After the college closed, many of its facilities became the Kittrell Job Corps Center campus. About 400 students learned trades or were transfer to a college to continue their educations. Trades taught include furniture making, culinary arts, and electronics. The school was reopened in 2020 by Stephanie Freeman, a long-time educator and entrepreneur who was determined to save the legacy of this HBCU.
The History of Kittrell College
Kittrell College was established in 1886 in a small but growing town called Kittrell, located in Vance County, North Carolina. Initially, it was a normal and industrial training school that focused on training teachers and artisans who could help to build and advance the communities in which they lived. "Kittrell College" became the school's official name in 1901, with its first two names being more closely associated with the school's original mission.
After financial hardships and other difficulties, Kittrell College closed its doors and was disbanded in 1975. The campus was later sold and then occupied by a federal job corp unit.
Kittrell College Lives Again
In 2014, a long-time educator and entrepreneur, Dr. Stephanie Freeman, was doing research on the history of various HBCUs when she came across an article about Kittrell College. Once she read the article, she became fascinated with Kittrell College and its mission. She, being a life-long North Carolinian, was shocked that she did not know anything about this vitally-needed institution. Later, she learned that Kittrell College was a two-year institution that specialized in vocational training and education and that its structure was a rarity among HBCUs. Since Freeman had always wanted her own school, she decided to do something that she had never considered before--re-open a defunct HBCU. In 2020, Freeman did what some said was not possible. She reestablished Kittrell College and wrote a letter to the HBCU Initiative in Washington, D.C. asking to have it formally recognized as an HBCU again. Freeman wanted to honor the original mission of the college by keeping it a two-year institution with vocational training and education still at the forefront. She plans to open the restructured Kittrell College in early 2021 with many of the original attributes but with a modern and innovative flare.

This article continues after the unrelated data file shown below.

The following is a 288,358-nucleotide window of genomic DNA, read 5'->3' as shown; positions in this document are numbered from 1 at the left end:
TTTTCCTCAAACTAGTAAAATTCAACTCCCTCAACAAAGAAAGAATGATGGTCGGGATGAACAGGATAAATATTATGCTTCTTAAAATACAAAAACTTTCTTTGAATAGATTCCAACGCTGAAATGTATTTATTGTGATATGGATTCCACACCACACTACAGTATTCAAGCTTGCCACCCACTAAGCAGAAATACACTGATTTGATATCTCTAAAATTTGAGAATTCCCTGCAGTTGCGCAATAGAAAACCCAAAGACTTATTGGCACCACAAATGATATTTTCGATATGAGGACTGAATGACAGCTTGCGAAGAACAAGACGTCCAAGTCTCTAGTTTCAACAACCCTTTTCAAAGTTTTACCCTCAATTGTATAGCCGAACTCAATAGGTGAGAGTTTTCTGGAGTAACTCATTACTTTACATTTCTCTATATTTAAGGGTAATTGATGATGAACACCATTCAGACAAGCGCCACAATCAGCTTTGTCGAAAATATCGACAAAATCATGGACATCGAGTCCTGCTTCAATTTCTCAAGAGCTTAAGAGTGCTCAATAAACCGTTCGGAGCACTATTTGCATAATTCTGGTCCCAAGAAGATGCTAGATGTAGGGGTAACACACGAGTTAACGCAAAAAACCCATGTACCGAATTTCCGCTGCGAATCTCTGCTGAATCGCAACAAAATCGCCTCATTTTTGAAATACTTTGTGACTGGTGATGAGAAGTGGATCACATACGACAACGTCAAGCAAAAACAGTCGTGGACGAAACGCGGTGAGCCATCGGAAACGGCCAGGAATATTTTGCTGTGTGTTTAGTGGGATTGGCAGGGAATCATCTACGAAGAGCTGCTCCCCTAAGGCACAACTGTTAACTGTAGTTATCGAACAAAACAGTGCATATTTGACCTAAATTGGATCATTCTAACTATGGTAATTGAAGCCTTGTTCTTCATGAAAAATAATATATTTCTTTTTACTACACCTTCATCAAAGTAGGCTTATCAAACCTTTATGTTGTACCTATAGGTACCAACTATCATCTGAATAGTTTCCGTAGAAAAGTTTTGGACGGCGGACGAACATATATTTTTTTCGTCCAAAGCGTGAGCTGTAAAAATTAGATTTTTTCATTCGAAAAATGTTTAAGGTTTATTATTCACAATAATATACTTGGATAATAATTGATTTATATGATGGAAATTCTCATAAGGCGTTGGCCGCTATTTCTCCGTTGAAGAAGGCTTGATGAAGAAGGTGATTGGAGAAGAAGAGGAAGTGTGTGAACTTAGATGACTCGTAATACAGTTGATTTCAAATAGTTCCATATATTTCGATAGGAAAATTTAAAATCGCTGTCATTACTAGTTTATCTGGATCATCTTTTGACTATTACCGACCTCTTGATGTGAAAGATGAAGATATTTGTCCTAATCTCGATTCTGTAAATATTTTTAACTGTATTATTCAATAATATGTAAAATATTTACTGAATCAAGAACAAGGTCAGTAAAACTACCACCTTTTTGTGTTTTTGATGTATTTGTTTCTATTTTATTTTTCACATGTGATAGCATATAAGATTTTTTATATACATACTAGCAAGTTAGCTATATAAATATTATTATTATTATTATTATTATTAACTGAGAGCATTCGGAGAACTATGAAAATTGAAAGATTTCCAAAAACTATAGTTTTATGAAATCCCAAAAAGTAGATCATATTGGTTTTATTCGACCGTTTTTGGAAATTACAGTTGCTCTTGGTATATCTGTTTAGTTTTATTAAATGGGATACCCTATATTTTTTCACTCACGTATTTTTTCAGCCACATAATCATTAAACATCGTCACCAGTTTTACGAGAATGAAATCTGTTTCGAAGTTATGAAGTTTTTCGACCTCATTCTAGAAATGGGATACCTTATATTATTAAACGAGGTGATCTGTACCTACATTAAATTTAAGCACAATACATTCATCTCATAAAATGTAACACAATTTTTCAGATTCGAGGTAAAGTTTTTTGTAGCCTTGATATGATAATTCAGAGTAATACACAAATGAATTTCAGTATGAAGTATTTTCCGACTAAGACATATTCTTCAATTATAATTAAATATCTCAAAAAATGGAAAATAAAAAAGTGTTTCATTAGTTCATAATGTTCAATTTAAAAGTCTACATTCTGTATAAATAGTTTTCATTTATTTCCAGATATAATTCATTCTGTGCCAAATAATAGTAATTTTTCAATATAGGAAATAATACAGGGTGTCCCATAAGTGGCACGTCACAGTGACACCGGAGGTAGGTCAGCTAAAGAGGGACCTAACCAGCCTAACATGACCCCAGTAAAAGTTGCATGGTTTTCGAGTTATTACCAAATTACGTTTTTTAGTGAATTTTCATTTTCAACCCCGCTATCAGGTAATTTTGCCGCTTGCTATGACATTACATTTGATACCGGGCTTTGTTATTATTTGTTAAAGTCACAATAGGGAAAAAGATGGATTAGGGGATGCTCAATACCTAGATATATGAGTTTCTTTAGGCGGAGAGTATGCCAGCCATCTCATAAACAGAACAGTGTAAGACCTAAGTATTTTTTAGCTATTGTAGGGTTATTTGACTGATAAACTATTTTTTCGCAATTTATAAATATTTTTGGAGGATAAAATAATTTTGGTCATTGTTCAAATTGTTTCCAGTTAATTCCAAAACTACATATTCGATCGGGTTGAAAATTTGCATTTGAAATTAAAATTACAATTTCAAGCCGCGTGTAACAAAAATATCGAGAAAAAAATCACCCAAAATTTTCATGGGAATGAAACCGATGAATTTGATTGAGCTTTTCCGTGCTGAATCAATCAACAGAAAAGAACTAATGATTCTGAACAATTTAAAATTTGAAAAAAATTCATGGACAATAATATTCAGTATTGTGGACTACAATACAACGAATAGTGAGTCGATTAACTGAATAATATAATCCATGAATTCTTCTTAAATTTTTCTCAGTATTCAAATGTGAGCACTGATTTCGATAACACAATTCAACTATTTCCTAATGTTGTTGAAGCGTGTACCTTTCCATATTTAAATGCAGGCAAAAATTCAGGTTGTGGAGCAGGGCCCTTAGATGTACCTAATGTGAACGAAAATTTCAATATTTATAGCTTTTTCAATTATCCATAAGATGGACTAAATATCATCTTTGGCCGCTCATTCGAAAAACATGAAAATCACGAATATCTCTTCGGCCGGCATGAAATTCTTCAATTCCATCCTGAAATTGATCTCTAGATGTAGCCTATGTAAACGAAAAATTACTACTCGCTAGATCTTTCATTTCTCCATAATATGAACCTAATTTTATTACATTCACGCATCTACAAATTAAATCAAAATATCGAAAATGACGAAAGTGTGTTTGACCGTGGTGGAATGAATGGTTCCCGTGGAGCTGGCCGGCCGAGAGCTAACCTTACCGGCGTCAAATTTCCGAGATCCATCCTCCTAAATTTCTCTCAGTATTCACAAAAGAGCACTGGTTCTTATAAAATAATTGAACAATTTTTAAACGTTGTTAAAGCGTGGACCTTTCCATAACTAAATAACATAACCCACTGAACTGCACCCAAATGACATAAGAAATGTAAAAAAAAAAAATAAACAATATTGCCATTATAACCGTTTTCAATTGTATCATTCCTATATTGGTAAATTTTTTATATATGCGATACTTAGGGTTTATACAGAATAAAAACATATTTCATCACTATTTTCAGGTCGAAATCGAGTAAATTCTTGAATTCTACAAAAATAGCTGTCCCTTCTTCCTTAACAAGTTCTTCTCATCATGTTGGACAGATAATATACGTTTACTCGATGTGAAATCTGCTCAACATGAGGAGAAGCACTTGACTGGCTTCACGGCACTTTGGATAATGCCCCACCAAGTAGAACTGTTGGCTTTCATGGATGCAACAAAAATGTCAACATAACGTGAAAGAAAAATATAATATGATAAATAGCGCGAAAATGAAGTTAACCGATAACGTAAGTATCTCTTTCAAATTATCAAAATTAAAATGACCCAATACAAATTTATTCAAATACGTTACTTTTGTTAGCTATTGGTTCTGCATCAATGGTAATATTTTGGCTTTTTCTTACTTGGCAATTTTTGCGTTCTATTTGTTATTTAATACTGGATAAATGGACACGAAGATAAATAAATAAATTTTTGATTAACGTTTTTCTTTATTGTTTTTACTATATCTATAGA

- Pee Wee Kirkland - former street basketball player and member of Kittrell's basketball team and averaged 41 PPG.
- William Henry Ferris - author, minister, and scholar. Editor of Negro World.
- Kittrell College historical marker
- Alumni of Kittrell College
- State Library of North Carolina: Selections from An Era of Progress and Promise, 1863-1910[permanent dead link]